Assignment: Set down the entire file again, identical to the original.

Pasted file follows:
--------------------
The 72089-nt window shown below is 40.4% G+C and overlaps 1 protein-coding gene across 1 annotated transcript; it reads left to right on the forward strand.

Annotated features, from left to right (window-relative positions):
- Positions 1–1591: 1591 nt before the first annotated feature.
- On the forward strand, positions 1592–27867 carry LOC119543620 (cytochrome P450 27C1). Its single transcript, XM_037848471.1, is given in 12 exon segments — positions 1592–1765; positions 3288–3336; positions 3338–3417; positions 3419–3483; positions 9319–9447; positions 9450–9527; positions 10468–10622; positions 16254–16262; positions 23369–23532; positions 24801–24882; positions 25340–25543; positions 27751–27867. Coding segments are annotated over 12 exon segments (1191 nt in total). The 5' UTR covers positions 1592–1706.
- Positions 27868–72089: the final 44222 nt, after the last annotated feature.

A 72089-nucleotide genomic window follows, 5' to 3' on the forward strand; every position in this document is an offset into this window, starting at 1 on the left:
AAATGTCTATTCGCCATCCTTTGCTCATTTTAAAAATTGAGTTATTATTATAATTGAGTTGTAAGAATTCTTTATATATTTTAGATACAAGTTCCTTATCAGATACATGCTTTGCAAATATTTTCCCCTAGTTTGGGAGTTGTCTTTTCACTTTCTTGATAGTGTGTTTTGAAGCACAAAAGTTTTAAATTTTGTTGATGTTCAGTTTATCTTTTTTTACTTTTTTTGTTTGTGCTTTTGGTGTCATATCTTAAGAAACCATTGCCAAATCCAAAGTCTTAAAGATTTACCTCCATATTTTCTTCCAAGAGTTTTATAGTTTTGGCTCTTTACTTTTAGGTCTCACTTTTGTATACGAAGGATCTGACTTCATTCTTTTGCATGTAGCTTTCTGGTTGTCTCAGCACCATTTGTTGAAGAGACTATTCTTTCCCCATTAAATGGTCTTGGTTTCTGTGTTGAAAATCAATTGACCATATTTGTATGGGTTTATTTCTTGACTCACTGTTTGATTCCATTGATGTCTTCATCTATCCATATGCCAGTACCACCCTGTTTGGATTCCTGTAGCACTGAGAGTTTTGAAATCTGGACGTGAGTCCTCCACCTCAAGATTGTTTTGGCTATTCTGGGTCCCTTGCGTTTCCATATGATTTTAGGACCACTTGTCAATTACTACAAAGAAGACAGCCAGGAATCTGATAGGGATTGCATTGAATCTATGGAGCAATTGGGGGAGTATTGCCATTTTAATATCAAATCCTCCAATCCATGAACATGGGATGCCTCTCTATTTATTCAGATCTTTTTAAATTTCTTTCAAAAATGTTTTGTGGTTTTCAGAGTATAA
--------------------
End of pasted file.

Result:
The 72089-nt window shown below is 40.4% G+C and overlaps 1 protein-coding gene across 1 annotated transcript; it reads left to right on the forward strand.

Annotated features, from left to right (window-relative positions):
- Positions 1–1591: 1591 nt before the first annotated feature.
- On the forward strand, positions 1592–27867 carry LOC119543620 (cytochrome P450 27C1). Its single transcript, XM_037848471.1, is given in 12 exon segments — positions 1592–1765; positions 3288–3336; positions 3338–3417; positions 3419–3483; positions 9319–9447; positions 9450–9527; positions 10468–10622; positions 16254–16262; positions 23369–23532; positions 24801–24882; positions 25340–25543; positions 27751–27867. Coding segments are annotated over 12 exon segments (1191 nt in total). The 5' UTR covers positions 1592–1706.
- Positions 27868–72089: the final 44222 nt, after the last annotated feature.

A 72089-nucleotide genomic window follows, 5' to 3' on the forward strand; every position in this document is an offset into this window, starting at 1 on the left:
AAATGTCTATTCGCCATCCTTTGCTCATTTTAAAAATTGAGTTATTATTATAATTGAGTTGTAAGAATTCTTTATATATTTTAGATACAAGTTCCTTATCAGATACATGCTTTGCAAATATTTTCCCCTAGTTTGGGAGTTGTCTTTTCACTTTCTTGATAGTGTGTTTTGAAGCACAAAAGTTTTAAATTTTGTTGATGTTCAGTTTATCTTTTTTTACTTTTTTTGTTTGTGCTTTTGGTGTCATATCTTAAGAAACCATTGCCAAATCCAAAGTCTTAAAGATTTACCTCCATATTTTCTTCCAAGAGTTTTATAGTTTTGGCTCTTTACTTTTAGGTCTCACTTTTGTATACGAAGGATCTGACTTCATTCTTTTGCATGTAGCTTTCTGGTTGTCTCAGCACCATTTGTTGAAGAGACTATTCTTTCCCCATTAAATGGTCTTGGTTTCTGTGTTGAAAATCAATTGACCATATTTGTATGGGTTTATTTCTTGACTCACTGTTTGATTCCATTGATGTCTTCATCTATCCATATGCCAGTACCACCCTGTTTGGATTCCTGTAGCACTGAGAGTTTTGAAATCTGGACGTGAGTCCTCCACCTCAAGATTGTTTTGGCTATTCTGGGTCCCTTGCGTTTCCATATGATTTTAGGACCACTTGTCAATTACTACAAAGAAGACAGCCAGGAATCTGATAGGGATTGCATTGAATCTATGGAGCAATTGGGGGAGTATTGCCATTTTAATATCAAATCCTCCAATCCATGAACATGGGATGCCTCTCTATTTATTCAGATCTTTTTAAATTTCTTTCAAAAATGTTTTGTGGTTTTCAGAGTATAA